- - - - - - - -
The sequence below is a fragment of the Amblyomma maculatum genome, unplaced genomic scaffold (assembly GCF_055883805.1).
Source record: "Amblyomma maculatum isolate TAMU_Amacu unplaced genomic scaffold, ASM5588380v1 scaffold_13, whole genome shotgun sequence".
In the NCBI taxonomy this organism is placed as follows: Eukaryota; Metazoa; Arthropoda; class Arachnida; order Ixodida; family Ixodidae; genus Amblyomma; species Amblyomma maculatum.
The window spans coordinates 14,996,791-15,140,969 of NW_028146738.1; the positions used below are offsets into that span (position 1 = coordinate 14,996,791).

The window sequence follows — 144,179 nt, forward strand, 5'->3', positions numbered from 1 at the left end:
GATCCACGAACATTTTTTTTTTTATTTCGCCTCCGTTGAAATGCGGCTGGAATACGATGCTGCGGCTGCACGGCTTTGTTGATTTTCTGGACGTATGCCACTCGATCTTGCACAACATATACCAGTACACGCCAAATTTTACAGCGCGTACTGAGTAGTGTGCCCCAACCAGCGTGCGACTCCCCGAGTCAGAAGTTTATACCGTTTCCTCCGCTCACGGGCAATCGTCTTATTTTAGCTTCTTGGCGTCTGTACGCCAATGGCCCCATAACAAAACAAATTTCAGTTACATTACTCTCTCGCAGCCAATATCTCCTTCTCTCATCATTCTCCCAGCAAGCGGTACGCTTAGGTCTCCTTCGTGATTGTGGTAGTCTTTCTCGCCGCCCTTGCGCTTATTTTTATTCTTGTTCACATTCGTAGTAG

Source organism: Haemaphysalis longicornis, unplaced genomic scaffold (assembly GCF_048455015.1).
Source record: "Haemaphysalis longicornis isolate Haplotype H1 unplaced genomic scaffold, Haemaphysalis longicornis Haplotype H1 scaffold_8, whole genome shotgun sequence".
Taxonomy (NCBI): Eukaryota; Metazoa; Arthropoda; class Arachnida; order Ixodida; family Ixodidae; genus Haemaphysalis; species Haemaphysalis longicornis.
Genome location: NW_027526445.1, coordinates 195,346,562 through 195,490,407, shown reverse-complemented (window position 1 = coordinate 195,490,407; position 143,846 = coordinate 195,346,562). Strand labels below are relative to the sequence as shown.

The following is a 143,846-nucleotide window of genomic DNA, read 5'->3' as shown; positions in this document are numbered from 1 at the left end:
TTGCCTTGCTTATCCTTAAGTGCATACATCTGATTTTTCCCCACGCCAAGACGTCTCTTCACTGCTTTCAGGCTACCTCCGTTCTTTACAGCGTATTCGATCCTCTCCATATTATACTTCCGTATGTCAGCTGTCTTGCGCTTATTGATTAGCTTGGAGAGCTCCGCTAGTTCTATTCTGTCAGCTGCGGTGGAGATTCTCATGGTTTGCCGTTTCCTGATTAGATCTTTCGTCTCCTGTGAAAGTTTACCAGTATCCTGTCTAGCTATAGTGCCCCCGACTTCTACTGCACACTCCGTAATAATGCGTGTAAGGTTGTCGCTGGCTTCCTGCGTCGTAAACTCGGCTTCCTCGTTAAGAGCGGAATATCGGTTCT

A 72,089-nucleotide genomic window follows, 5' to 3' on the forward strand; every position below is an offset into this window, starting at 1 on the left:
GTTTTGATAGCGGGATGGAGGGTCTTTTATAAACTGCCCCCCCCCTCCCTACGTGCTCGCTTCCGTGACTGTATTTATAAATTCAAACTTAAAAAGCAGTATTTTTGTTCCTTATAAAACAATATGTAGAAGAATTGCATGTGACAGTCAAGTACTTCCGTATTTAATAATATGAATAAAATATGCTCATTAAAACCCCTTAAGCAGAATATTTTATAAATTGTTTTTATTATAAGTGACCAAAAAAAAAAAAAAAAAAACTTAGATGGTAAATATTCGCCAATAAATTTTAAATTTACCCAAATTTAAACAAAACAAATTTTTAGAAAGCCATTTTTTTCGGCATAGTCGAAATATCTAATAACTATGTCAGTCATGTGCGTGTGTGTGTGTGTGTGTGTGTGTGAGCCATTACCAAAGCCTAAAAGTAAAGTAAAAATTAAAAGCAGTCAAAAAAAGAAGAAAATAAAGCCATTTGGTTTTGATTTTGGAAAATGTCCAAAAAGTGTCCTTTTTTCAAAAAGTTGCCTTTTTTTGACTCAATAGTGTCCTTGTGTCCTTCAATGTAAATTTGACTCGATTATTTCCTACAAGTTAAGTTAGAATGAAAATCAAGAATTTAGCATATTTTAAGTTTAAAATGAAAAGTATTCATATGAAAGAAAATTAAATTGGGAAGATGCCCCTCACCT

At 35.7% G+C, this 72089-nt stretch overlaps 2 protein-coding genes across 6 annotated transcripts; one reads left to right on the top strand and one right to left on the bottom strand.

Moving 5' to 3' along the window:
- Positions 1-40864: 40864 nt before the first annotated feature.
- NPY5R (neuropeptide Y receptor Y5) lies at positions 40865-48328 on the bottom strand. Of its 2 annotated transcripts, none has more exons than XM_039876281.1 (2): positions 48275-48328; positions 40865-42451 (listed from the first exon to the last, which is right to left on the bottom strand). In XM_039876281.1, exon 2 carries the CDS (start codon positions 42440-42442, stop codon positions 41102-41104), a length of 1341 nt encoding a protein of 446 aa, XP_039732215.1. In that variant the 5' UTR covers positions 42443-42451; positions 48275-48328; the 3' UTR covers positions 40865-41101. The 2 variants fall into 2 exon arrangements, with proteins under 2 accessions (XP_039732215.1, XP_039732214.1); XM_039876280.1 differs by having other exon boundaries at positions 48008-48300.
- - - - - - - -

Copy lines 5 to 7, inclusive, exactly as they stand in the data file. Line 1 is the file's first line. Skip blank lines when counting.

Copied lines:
The window sequence follows — 144,179 nt, forward strand, 5'->3', positions numbered from 1 at the left end:
GATCCACGAACATTTTTTTTTTTATTTCGCCTCCGTTGAAATGCGGCTGGAATACGATGCTGCGGCTGCACGGCTTTGTTGATTTTCTGGACGTATGCCACTCGATCTTGCACAACATATACCAGTACACGCCAAATTTTACAGCGCGTACTGAGTAGTGTGCCCCAACCAGCGTGCGACTCCCCGAGTCAGAAGTTTATACCGTTTCCTCCGCTCACGGGCAATCGTCTTATTTTAGCTTCTTGGCGTCTGTACGCCAATGGCCCCATAACAAAACAAATTTCAGTTACATTACTCTCTCGCAGCCAATATCTCCTTCTCTCATCATTCTCCCAGCAAGCGGTACGCTTAGGTCTCCTTCGTGATTGTGGTAGTCTTTCTCGCCGCCCTTGCGCTTATTTTTATTCTTGTTCACATTCGTAGTAG

Source organism: Haemaphysalis longicornis, unplaced genomic scaffold (assembly GCF_048455015.1).